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Tower of London Beefeaters facing redundancies for first time in 500 year history

Rebecca Taylor
·Royal Correspondent
·2-min read
File photo dated 15/12/19 of Yeoman Warders (more commonly known as Beefeaters), as they reportedly facing redundancies for the first time in their long history, due to the coronavirus lockdown's impact on tourism at the Tower of London.
Yeoman Warders, more commonly known as Beefeaters, face redundancies for the first time in their long history. (PA Images)

Beefeaters at the Tower of London are facing redundancies for the first time in their 500-year history.

Cuts are being made to staffing levels at the Historic Royal Palaces (HRP) following a loss of revenue during the coronavirus lockdown.

It’s reported that two of the 37 Yeoman Warders, who are known as Beefeaters, have already taken voluntary redundancy.

Last month an HRP spokesman confirmed a voluntary redundancy scheme would be put in place and warned a compulsory one could follow.

HRP thinks this is the first time the Yeoman Warders, who guard the Crown Jewels, have been at risk of redundancy.

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People walk outside the Tower of London as it closes its doors to tourists and the public after the British government issued advice to maintain "social distancing" as a means of responding to the global coronavirus disease (COVID-19) outbreak, in London, Britain, March 20, 2020. REUTERS/Dylan Martinez
The Tower of London had to close its doors to tourists and the public. (Reuters/Dylan Martinez)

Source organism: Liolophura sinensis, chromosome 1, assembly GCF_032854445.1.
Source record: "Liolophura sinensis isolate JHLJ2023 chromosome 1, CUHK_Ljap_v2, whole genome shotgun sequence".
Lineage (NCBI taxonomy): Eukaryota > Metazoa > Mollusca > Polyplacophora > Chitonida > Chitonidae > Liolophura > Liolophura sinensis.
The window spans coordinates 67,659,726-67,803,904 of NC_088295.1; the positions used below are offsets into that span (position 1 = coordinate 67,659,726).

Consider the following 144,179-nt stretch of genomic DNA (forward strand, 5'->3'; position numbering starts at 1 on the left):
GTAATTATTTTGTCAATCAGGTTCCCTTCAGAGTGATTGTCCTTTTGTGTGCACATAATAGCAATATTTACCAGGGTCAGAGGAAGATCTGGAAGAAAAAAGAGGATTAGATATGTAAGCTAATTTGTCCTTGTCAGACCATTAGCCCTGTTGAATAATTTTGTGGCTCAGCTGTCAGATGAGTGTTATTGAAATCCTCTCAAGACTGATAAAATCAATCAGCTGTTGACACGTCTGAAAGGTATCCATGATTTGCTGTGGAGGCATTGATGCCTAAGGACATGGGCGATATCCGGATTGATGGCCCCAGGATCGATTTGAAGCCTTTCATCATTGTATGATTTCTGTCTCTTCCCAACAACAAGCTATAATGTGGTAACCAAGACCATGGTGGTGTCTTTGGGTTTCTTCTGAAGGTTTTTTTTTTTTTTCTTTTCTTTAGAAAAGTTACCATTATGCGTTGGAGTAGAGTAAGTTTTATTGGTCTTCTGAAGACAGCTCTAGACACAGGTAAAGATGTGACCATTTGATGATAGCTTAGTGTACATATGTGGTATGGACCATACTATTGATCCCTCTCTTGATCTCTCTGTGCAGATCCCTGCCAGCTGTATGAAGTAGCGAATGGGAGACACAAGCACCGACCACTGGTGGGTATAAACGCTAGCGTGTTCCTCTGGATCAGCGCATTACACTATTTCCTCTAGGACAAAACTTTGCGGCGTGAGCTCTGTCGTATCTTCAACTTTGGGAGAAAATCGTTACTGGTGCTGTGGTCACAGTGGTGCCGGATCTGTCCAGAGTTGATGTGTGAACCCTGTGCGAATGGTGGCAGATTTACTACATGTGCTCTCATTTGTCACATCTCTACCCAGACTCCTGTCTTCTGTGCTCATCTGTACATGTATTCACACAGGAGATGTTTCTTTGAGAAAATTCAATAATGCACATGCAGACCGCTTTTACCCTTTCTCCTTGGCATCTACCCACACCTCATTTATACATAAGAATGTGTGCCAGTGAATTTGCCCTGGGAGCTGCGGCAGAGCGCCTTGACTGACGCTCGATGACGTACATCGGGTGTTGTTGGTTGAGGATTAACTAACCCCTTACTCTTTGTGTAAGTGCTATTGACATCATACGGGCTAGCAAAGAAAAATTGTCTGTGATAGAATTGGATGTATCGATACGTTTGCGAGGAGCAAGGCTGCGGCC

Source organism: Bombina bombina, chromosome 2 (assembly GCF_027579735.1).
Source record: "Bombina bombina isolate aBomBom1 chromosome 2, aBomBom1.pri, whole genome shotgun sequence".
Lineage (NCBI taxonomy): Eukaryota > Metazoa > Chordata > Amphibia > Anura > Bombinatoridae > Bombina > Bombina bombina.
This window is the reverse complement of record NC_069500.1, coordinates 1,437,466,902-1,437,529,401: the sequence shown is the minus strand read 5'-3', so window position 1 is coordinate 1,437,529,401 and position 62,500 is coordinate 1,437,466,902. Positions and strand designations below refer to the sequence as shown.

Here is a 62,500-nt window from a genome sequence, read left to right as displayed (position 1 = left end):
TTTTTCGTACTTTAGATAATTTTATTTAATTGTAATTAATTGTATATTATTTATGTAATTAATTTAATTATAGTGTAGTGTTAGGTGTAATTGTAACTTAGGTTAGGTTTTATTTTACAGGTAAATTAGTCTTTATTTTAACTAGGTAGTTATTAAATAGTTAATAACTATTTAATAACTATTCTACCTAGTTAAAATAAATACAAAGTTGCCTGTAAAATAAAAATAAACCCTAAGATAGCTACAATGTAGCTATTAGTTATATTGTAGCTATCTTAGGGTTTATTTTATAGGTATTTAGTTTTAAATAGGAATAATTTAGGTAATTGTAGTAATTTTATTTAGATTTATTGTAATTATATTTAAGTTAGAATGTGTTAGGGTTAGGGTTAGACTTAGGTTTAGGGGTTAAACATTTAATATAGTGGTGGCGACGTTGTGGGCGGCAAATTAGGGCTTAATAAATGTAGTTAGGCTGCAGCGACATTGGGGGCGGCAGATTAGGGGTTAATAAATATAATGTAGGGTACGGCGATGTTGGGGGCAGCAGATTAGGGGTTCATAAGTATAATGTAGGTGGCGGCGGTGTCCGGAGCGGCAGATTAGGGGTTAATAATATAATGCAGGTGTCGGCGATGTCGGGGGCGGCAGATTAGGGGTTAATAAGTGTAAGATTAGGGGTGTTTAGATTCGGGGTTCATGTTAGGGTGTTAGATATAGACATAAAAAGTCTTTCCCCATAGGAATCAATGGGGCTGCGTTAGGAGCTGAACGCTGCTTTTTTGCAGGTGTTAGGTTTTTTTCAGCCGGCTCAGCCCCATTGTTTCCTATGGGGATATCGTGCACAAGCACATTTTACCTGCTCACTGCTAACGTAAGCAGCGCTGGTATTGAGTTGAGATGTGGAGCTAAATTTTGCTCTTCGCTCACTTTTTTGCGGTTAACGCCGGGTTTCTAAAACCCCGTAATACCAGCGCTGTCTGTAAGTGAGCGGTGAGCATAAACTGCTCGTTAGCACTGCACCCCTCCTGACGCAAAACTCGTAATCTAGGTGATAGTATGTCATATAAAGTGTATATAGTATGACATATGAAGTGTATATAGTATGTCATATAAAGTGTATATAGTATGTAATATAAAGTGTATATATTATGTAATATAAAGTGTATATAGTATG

HRP chief executive John Barnes said: “Historic Royal Palaces is a self-funded charity. We depend on visitors for 80% of our income.

“The closure of our six sites for almost four months has dealt a devastating blow to our finances, which we expect to continue for the rest of the financial year and to be compounded by the slow recovery of international tourism.

“We have taken every possible measure to secure our financial position, but we need to do more to survive in the long term.

“We simply have no choice but to reduce our payroll costs.”

He added: “We are heartbroken that it has come to this.”

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Britain's Prince Charles and Camilla, Duchess of Cornwall visit the Tower of London in London, Britain, February 13, 2020.  Eddie Mulholland/Pool via REUTERS
Charles and Camilla visited the Tower of London in February, about a month before lockdown. (Reuters)

He said he hoped Beefeaters would “continue to be part of the Tower’s story in the years to come”.

The Tower of London usually welcomes 3 million visitors every year, but has reopened with capacity to take fewer than 1,000 a day.

There are one-way routes and hand sanitising stations around the Tower, and those who want pictures with Beefeaters have to do so from two metres away.

Read more: Queen's royal homes to reopen within weeks as staff braced for job cuts

The Royal Collection Trust, which manages residences like Buckingham Palace and Windsor Castle, is also facing a huge loss of revenue this year because of the lockdown.

Some of the palaces will be able to reopen to visitors, but the trust has already confirmed a voluntary redundancy scheme, open to 650 staff.